Dear World,

We wish everyone could see how much we are connecting with, and trying to save the people they love.


We often know when our patients are dying. Some are very sick and many of their organ systems are failing. We often recommend comfort-focused care for these patients as we cannot medically fix their medical problems, sometimes we don’t know what is wrong with patients and we need more time to figure it out.

On March 24th of this year, there was this 44 year old guy who came into our hospital. He had been fishing just a couple of days before. He got progressively short of breath and weak. His wife brought him into the hospital. He got even worse, and ended up in the intensive care unit on a ventilator the next day.

He couldn't breathe.

We couldn't make the ventilator work with him. He was fighting it. And so, we had to paralyz and sedate him. Another thing we do when we're trying to help the lungs is we flip people from their back to their belly. We did that for a couple of days, and noticed his lungs weren't getting any better. His kidneys weren't working either.

We started to try and take off some of the paralytic and sedating medications. But we couldn' take him off all of them because his blood pressure kept getting too high. We turned the paralytic off after two days. We turned the sedation off after about five days. A week later, he still couldn't even pick his finger up off the bed.

Gradually, he started to open his eyes, but he couldn't do anything.

He couldn't move.

Now, we're almost 7 days after the initial paralysis, and he's still not moving. And so, that's when some of the team said maybe we need to think about taking the machine away, because he's not waking up, he's not progressing. His kidneys aren't working, his lungs aren't working.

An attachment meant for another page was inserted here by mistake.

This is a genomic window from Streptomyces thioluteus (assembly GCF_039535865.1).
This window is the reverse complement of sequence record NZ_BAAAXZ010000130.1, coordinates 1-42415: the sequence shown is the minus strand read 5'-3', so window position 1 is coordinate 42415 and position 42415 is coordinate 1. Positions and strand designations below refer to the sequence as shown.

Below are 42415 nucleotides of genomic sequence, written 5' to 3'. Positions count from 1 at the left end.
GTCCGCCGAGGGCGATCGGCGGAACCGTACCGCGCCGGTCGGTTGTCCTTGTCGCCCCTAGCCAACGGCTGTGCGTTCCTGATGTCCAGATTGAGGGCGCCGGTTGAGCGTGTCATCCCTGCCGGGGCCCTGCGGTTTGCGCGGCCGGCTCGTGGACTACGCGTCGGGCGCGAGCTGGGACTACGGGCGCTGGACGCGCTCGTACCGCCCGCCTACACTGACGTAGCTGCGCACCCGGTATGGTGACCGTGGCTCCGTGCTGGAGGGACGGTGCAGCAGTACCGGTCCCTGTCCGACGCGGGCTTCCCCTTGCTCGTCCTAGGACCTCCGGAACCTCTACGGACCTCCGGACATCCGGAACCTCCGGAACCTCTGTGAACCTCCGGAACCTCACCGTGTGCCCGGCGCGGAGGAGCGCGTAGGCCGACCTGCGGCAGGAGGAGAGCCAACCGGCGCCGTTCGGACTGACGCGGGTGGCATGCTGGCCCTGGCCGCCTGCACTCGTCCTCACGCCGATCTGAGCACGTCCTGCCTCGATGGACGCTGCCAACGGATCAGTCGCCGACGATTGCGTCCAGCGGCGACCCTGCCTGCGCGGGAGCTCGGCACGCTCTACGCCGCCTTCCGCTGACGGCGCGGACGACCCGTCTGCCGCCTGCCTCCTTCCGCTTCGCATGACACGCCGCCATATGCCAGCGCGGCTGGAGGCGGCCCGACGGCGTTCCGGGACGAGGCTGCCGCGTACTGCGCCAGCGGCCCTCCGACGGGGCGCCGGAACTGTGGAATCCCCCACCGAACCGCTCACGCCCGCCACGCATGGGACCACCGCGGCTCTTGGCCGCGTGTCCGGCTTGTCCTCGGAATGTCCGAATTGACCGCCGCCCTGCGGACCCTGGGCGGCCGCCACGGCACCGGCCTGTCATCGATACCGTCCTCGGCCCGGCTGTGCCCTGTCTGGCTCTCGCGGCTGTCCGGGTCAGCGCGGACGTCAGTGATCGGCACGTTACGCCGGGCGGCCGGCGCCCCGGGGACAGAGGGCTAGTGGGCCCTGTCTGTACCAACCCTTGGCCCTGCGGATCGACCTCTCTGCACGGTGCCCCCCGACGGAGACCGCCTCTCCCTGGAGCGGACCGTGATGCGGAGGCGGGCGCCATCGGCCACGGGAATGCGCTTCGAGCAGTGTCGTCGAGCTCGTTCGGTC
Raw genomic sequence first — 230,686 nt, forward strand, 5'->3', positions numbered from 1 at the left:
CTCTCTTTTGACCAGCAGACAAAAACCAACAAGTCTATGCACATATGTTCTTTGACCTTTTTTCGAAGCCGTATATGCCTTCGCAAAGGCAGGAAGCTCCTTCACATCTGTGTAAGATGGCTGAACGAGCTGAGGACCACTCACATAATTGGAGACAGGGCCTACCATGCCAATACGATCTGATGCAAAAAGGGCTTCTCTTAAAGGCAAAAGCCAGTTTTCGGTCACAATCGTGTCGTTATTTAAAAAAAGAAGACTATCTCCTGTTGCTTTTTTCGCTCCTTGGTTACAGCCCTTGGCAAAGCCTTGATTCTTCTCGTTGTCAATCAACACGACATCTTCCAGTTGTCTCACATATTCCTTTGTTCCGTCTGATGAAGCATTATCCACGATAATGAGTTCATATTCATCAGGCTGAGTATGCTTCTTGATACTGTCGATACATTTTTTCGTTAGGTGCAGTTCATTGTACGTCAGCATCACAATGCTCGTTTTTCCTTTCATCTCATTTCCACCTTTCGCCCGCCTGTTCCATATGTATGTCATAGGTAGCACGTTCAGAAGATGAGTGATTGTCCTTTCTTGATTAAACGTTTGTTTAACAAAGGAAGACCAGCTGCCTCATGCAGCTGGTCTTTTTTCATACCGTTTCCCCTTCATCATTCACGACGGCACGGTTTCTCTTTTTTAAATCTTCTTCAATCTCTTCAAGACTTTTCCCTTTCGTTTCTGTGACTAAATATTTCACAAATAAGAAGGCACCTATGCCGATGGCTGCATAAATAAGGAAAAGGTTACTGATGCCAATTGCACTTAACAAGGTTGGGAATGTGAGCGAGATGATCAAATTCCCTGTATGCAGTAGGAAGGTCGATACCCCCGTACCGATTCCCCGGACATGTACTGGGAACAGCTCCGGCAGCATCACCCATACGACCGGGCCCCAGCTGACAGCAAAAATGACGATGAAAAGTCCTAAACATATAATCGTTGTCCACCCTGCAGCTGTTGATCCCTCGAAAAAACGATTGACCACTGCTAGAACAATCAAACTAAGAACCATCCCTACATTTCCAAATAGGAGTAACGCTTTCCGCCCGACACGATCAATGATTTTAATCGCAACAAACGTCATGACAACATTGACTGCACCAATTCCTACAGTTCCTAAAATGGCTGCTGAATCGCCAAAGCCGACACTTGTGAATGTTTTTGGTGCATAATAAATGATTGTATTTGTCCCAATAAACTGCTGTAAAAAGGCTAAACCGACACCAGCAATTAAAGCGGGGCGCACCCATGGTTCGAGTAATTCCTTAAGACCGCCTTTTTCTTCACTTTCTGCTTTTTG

So, I sent him for an MRI scan. Normally, we would have checked him for brain injuries much earlier in this process. But, because he wasn't stable enough to move, because he needed so much extra support from the breathing machine and because of infection control risks regarding COVID-19, it was making relatively easy procedures not so easy.

So, we scanned.

There was absolutely nothing on his brain that showed any brain injury from lack of oxygen. Another test showed there were no seizures.

His wife sent me a message about taking him off the breathing machine. I stared at the screen, took a deep breath, and replied, “Okay, well, I'm not ready for that.”

The nurses and respiratory therapists weren’t ready for that either. They reported that they thought he opened his eyes and that he was trying to move.

We didn’t take away the life support. We waited.

He started to move, got stronger with therapy, and left the ICU on April 20th.

We let his family know that he couldn’t go home right away. He needed to go to a place where he was going to get more therapy and rehabilitation. That is what he needed to get better. He was only there for a few days before his wife sent me a picture of him at home. He left the Skilled Nursing Facility on May 4th. His wife sent me a picture standing on their front lawn with a “Welcome Home” sign.

So, you know, it's not that we play God. We don't. We just have to be really thoughtful. We're advocates for all of our patients. We wish everyone could see how much we are connecting with, and trying to save the people they love.

Sometimes we succeed. Sometimes we don’t. Sometimes we think they’re dying, but we have this feeling that we need to keep pushing because we know they are still “there.”

We knew this guy was still “there.” And because of that, now he’s still here.


Not Ready For That

Fiona Winterbottom


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